Metas are still important for a raft of other search engines. Yahoo uses both the description and the keywords tag, as does MSN. There are also a load of new directory cgi and php scripts that use the metas, so it is mad not to use them IMO. You are of course right though Google ignores them more or less.

8th October 2004, 08:48 AM
I read (regarding SEO) that you want to keep your pages between 5 and 10k each because the spiders can digest them easier? Is this true?

Another thing that I'm finding to be pretty darn important is content (sorry for stating the obvious). Lots and lots of content. I'm currently working on advice given in this forum for seo on every page. I go to overture (can't afford wordtracker for such a long project) and find a keyword phrase that is attainable. I either slightly alter an article to nail that keyword phrase or I plan on writing an article to that end.

One other generic tip I read from the same article that spoke of the 5-10k rule was to have at least 100 pages of content to get started. Well, I'm nowhere near that so that's another incentive for me to write tons more.

One question. I have a very long article about Active vs. Passive Investing ( - would it be SE-wise to break it up into maybe 5 or 10 pages?

8th October 2004, 12:32 PM
MPMPAT19, good luck with the optimization. Feel free to use any of the articles in my archive ( to help with the content part of the process.

Jesse, to answer/address some of the things in your post:

I read (regarding SEO) that you want to keep your pages between 5 and 10k each because the spiders can digest them easier? Is this true?

That "fact" comes and goes around the 'Net. Pay it no attention. Make your pages as long as they need to be for your users.

have at least 100 pages of content to get started.

Huh? Where is the post you read this in, Jesse? I disagree with that 100%. NONE of my sites have anywhere near 100 pages and they are ranked very well on lots of engines.

I either slightly alter an article to nail that keyword phrase or I plan on writing an article to that end.

Uhhh... I'd be very careful about doing that, Jesse. Do you have written permission from the authors to be altering their articles? If not, that's just skirting the edge of copyright infringement. Not to mention it is a very unethical thing to do (unless the author has OK'd it).

8th October 2004, 02:53 PM
I meant I alter articles that I've previously written. I use very few 3rd party authors :)
I read the 100 pages of content on but am having trouble finding the thread again :(. I guess I should understand it more to mean that content is very important?

8th October 2004, 03:02 PM
I meant I alter articles that I've previously written.

Oh, whew! Good job then Caryy on :)

Yes, content is very important, but you don't have to have anywhere near 100 pages of content in order to have a successful site. One of my smaller sites ( has only 2 pages of actual content (5 pages total) and is ranked #2 with Google and #2 with Yahoo. It bounces around from week to week from #1 to about #5 (on a bad day).

Old Welsh Guy
8th October 2004, 06:52 PM
For SEO the only limits you need worry yourself about is , pagesize (this is code not images etc just pure raw code) 100k, this is the maximum (mostly) that Google will cache (although it has cached some odd pages that were more) Yahoo caches 500k. But if your CODE is that big then no one is going to wait around long enough anyhow.

100 links total (internal and external) Google is not fussed about spidering more than 100 links on a page. It sometimes truncates the page (although I have seen it completely index pages with hundreds of links on them. But google does state in their guidelines for webmasters no more than 100 links on a page.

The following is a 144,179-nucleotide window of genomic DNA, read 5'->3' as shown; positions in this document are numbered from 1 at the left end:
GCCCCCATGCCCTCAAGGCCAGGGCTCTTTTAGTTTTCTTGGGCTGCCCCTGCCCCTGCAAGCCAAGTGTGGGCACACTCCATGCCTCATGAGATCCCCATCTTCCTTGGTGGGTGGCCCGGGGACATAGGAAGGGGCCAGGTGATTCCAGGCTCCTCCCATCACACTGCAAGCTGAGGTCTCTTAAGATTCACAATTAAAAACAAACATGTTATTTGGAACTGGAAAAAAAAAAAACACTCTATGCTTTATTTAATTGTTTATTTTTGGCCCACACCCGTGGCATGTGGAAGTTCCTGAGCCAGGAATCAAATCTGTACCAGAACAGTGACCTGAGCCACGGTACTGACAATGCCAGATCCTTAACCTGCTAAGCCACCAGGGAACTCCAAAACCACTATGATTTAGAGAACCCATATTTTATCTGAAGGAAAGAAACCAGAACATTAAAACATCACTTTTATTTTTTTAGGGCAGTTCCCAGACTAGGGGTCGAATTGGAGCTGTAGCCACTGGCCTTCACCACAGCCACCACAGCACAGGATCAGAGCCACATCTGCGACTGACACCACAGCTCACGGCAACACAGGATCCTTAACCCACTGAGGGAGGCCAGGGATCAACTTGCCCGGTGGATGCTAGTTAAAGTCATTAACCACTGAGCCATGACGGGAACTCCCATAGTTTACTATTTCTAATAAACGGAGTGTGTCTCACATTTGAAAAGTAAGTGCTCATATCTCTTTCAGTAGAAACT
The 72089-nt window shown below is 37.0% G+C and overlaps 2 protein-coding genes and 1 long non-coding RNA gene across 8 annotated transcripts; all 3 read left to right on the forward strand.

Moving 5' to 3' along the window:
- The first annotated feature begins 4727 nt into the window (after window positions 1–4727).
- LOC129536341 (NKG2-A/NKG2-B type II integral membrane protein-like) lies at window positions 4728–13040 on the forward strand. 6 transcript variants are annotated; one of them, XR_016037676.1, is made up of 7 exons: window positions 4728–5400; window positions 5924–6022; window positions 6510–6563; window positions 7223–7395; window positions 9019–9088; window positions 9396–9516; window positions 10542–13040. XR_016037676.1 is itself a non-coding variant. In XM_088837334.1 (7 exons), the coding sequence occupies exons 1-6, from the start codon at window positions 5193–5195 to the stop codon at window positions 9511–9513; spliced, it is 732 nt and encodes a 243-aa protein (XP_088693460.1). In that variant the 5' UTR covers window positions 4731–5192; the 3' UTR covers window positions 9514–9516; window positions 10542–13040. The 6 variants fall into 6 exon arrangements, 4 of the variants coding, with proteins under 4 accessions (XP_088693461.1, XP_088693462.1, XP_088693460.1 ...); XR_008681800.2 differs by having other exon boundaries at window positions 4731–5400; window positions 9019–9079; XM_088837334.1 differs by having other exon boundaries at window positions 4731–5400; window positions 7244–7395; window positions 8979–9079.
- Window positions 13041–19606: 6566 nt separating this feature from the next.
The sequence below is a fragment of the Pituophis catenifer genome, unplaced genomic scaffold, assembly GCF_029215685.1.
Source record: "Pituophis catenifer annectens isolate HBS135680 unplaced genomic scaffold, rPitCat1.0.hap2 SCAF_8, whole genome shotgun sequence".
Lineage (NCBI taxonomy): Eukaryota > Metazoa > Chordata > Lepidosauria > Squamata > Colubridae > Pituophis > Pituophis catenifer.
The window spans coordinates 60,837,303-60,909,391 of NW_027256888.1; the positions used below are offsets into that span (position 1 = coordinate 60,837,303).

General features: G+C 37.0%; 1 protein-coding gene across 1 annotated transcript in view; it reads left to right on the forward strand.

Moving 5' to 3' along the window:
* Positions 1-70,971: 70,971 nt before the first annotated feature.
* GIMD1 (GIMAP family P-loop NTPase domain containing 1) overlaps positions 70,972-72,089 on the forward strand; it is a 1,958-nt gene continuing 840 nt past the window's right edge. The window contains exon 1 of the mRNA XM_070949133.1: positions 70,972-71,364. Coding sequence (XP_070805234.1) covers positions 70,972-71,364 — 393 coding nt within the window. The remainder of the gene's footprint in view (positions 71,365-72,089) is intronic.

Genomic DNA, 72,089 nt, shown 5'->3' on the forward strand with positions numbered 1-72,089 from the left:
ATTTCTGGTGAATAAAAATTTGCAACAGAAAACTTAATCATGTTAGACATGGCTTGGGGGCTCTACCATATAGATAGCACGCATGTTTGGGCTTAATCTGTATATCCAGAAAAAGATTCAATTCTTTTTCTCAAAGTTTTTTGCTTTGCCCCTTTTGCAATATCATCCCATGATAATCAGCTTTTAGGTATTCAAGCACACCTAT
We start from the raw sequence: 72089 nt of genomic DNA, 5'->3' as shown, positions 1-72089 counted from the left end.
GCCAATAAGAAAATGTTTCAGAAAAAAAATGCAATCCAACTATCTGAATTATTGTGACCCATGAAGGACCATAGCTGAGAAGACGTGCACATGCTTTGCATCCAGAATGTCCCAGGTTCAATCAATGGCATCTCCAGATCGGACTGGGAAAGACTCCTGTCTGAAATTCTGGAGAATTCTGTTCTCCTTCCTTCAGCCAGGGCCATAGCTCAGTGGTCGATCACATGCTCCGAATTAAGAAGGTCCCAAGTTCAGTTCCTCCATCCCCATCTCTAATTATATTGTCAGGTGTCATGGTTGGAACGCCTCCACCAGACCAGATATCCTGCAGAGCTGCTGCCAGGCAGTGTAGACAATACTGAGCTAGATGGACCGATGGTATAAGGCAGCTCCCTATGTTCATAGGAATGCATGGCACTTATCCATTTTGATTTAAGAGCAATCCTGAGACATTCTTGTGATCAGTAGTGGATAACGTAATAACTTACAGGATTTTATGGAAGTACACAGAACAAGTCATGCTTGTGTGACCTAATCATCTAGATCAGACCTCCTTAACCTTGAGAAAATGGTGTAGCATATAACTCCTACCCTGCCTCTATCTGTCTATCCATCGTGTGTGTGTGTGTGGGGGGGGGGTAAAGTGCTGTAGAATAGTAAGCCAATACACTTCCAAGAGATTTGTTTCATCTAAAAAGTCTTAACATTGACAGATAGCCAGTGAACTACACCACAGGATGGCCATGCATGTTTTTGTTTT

I am not sure if I mentioned this previously (too lazy to look) Don't be a block end. Google hates sites where the only way out is the way they came in. This is a definite no no as you will be seen as a not very important site in the grand scheme of things. So link out to authority sites that are not in competition with you.

8th October 2004, 10:05 PM
OWG: no one is going to wait around long enough anyhow

Spoken like a true old-timer! :)

Dial-up rules! At least from a web development perspective. If it doesn't work well for the dial-up customers, it will be demonstrably-limited in its success.

I tell students 100kB is the maxmum "suggested" size for general public pages. That's about a 25-second download for a decent dial-up connection.

I also mention: The more targeted the page content, the more likely your visitors are to stick around for the download.

What I mean by that is that when a search result click lands on a 500kB page (not counting image sizes, etc.* ) , that visitor is much more likely to return to the result page before the message has been delivered. When the page "snaps" into the browser, the technology fades to invisibility, and the "sale" commences.

When a visitor has delved deeply into your site, not only looking for lyrics to songs, but to the complete catalog of lyrics in one easy-browse page ... they understand that they are requested a large-ish file, and that they could go get a shot of whiskey while waiting.

*Why not include images, etc. in the filesize attributes for this discussion?

We all know that pix are for kids. Robots dream of electric sheep, not digital images of them. A spider don't care about art.

If your page code is under control (<100kB), and you pay attention to optimizing the multimedia, then both your visitor AND the spiders stand a good chance of having a fruitful experience.


9th October 2004, 07:07 PM
I know that some engines like meta tags and I read around the place that meta tags are dead. Well, if they are dead, I've wasted a bit of time because I pay attention to them .. but the most important thing I've found is the description